Consider and Imitate: Why Should We Celebrate the Reformation Today?
By Luke Stamps –
The Credo blog has been host this week to some insightful reflections on the Reformation. So, perhaps these commentaries, historical analyses, sermons, and interviews could stand alone in answer to the question, “Why should we celebrate the Reformation today?” The edifying nature of these historical reflections is self-evident.
But perhaps it would be beneficial to think more carefully about why we have undertaken this Reformation Week project and why we would encourage others to continue remembering and rejoicing in these seminal Reformation events. In that vein, I offer several reasons why I think it is profitable for evangelical churches, families, and individuals to celebrate the Reformation today.
1. We are commanded in Scripture to remember and imitate those who taught us the Word of God.
“Remember your leaders, those who spoke to you the word of God. Consider the outcome of their way of life, and imitate their faith. Jesus Christ is the same yesterday and today and forever” (Hebrews 13:7-8). This command is most readily applicable in the context of the local church. We see the result of our parents’ faith or the faith of our elders, deacons, Sunday School teachers, and friends, and our desire is to imitate their trust in and obedience to Christ. But by extension, we can apply this command more broadly by honoring Christians in every place and time who have helped to shape our faith. So, as we read Luther’s stirring account of The Freedom of the Christian or Calvin’s still-relevant commentaries on Scripture or Knox’s Scots Confession, we ought to remember, consider, and imitate what we learn of God’s Word in these writings. We will, no doubt, find some things in their writings and lives that we ought not to imitate. But that shouldn’t deter us from appropriating the great insights and examples of the Reformation era.
2. Studying the theological reflections of the past provides perspective on the theological debates of the present.
Some of the issues that fascinate the contemporary evangelical imagination are worlds apart from the concerns of the Reformation. This is not necessarily a bad thing. We have to respond faithfully to the issues of our own day. But at the same time, reading the past helps to remove some of the theological blinders that might be in place because of our contemporary setting. C. S. Lewis’s advice about reading “old books” is still relevant in this regard:
Every age has its own outlook. It is specially good at seeing certain truths and specially liable to make certain mistakes. We all, therefore, need the books that will correct the characteristic mistakes of our own period. And that means the old books (from his introduction to Athanasius’ On the Incarnation).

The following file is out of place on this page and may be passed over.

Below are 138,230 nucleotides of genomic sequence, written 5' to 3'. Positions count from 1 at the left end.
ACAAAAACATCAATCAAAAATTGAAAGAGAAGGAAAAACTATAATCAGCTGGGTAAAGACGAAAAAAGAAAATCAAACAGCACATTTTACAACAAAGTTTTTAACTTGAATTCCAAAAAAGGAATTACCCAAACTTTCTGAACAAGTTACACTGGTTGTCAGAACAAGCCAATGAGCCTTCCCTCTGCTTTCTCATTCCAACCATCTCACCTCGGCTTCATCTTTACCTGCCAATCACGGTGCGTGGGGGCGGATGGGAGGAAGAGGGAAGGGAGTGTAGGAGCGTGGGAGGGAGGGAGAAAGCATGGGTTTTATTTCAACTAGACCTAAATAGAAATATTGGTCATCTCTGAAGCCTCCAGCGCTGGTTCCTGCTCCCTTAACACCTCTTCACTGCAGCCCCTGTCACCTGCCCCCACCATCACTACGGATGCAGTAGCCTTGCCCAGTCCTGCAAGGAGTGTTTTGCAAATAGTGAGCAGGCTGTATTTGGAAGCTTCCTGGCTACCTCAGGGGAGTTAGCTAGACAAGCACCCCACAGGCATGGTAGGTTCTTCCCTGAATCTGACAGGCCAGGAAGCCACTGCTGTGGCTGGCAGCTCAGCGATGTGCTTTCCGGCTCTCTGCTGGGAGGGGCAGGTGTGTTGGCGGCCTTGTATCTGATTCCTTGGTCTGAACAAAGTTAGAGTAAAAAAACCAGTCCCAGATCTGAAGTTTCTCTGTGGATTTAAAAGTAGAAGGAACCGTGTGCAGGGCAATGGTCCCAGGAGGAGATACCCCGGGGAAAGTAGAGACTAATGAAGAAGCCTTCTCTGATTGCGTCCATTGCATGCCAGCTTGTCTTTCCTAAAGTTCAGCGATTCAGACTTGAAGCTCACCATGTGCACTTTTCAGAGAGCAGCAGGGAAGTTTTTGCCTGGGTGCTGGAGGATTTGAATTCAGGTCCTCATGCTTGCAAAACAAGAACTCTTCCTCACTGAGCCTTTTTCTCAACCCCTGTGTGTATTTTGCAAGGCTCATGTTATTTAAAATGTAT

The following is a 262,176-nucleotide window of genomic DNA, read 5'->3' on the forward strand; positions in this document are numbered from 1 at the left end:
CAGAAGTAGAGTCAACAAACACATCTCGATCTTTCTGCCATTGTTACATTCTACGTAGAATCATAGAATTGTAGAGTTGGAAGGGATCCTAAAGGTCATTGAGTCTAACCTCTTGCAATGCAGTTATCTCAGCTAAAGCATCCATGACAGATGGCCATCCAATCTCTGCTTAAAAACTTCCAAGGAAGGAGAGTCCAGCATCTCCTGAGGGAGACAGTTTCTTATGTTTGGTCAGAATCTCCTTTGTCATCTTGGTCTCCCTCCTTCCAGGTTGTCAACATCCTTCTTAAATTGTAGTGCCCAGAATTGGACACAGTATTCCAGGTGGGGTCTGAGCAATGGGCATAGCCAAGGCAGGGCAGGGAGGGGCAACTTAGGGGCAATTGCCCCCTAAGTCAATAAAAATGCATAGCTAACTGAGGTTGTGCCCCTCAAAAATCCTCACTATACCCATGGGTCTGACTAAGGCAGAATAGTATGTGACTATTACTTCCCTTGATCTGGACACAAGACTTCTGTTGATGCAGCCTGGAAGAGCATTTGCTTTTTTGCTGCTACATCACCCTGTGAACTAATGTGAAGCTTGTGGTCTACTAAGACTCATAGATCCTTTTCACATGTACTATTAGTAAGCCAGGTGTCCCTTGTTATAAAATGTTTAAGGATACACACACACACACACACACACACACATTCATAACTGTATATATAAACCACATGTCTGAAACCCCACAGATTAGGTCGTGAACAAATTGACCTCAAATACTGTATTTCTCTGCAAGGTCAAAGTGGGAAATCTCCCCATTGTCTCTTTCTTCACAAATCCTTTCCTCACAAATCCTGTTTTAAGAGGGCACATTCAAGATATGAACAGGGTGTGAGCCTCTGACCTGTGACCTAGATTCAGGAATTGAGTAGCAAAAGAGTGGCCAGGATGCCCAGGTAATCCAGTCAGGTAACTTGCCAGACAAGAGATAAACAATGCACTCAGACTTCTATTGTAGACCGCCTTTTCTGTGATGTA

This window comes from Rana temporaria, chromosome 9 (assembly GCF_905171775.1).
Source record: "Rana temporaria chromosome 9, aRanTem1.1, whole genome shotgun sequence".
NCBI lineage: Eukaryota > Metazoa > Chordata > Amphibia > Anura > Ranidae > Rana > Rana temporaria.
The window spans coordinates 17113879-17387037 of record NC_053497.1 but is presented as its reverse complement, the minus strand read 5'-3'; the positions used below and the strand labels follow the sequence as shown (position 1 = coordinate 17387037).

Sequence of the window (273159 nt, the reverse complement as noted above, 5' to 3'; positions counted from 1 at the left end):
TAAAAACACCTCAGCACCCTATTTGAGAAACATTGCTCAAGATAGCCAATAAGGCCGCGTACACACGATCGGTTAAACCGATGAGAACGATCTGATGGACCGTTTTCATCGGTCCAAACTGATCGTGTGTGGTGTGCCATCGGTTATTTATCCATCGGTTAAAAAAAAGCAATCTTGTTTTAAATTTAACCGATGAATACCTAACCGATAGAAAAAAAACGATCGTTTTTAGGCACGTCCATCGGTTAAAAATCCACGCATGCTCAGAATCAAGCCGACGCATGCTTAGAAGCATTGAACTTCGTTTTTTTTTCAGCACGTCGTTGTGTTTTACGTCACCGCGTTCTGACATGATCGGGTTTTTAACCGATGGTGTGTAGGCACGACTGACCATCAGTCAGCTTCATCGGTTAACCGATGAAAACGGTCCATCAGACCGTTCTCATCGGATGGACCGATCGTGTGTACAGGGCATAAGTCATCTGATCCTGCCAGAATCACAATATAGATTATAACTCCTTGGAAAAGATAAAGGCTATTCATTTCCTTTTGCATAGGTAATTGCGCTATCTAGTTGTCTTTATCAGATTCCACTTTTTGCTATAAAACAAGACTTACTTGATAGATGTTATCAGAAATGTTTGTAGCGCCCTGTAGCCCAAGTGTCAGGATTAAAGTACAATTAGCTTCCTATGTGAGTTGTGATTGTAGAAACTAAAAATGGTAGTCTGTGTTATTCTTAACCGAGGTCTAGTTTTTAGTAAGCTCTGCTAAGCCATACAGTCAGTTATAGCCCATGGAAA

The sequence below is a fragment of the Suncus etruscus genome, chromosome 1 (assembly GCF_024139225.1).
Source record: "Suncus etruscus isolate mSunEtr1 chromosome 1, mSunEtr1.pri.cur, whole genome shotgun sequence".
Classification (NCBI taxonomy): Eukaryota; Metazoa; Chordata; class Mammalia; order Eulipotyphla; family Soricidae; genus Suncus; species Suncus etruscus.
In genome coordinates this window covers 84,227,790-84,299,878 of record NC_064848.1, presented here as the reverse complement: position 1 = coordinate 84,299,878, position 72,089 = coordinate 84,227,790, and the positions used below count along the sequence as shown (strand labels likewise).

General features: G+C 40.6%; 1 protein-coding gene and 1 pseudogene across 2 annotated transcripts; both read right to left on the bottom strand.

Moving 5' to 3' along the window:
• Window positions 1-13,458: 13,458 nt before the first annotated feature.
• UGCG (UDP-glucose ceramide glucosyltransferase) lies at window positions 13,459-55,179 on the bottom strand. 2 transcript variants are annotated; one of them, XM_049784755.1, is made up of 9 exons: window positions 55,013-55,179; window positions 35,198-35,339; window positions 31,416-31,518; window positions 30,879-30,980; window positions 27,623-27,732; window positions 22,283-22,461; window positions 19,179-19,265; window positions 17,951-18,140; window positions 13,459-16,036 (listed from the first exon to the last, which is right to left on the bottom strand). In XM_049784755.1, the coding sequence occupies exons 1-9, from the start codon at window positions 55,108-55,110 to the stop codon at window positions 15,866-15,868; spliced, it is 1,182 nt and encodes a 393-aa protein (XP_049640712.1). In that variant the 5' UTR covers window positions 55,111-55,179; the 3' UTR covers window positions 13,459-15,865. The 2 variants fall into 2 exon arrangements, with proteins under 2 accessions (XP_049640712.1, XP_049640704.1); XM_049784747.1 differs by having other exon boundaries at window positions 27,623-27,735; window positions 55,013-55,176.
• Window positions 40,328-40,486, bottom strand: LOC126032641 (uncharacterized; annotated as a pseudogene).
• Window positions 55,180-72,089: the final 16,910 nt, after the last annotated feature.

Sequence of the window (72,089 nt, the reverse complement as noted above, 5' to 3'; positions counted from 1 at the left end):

So, sometimes the concerns of the past awaken us to the importance of issues that we might be tempted to miss or downplay. For example, the Reformers mere much more concerned with the sacraments/ordinances than many contemporary evangelicals appear to be. As we learn from the Marburg Colloquy, the Reformers were not afraid to part ways with one another over differing opinions about the Lord’s Supper. This disagreement need not be interpreted as some insipid divisiveness over a secondary issue. Instead, we might learn from their example that baptism and the Lord’s Supper have more significance for Christian spirituality than perhaps contemporary evangelicals appreciate.
3. The Reformation is not over!
Despite the rapprochement attempted by some ecumenicists, the core disagreements between confessional Protestants and Tridentine Roman Catholics remain intact (as an example, see this helpful dialogue between Michael Horton and Roman Catholic convert Christian Smith). This doesn’t mean that we can’t acknowledge areas of agreement with Roman Catholicism (say, over the Trinity or the dignity of unborn human life) or that ecumenical dialogue is an entirely fruitless endeavor. But still, theological honesty compels us to acknowledge that the solas of the Reformation still divide us. Even more pressing is the need for continuing Reformation within our own ranks. It is not uncommon today to read self-professed evangelicals questioning biblical inerrancy, justification by faith alone, the imputation of Christ’s righteousness, the exclusivity of Christ, and other cardinal Reformation doctrines. Studying the Reformation gives us an opportunity to retrieve the theological gains of our forebears, even as we test all theological opinions—both past and present—according to the rule of Scripture.
4. The Reformation provides an occasion to give thanks and praise to God.
In keeping with the Reformation cry Soli Deo Gloria—glory to God alone—this is perhaps the most important reason to celebrate the Reformation. The ultimate reason for reflecting on God’s work in the past is the praise and glory of God. Consider these words from Asaph:
I will remember the deeds of the LORD;
yes, I will remember your wonders of old.
I will ponder all your work,
and meditate on your mighty deeds.
Your way, O God, is holy.
What god is great like our God? (Psalm 77:11-13)
So then, let us continue to remember and celebrate the mighty work of God in the Reformation. Let us praise him for the Reformation’s recovery of biblical authority and of the apostolic gospel. And let us pray for a similar outpouring of God’s Spirit in our own day. Soli Deo Gloria.
Luke Stamps is a Ph.D. candidate at The Southern Baptist Theological Seminary in systematic theology. Luke is a weekly contributor to the Credo blog and also blogs at Before All Things. Luke is married to Josie, and they have three children, Jack, Claire, and Henry. Luke is a member of Clifton Baptist Church in Louisville, KY.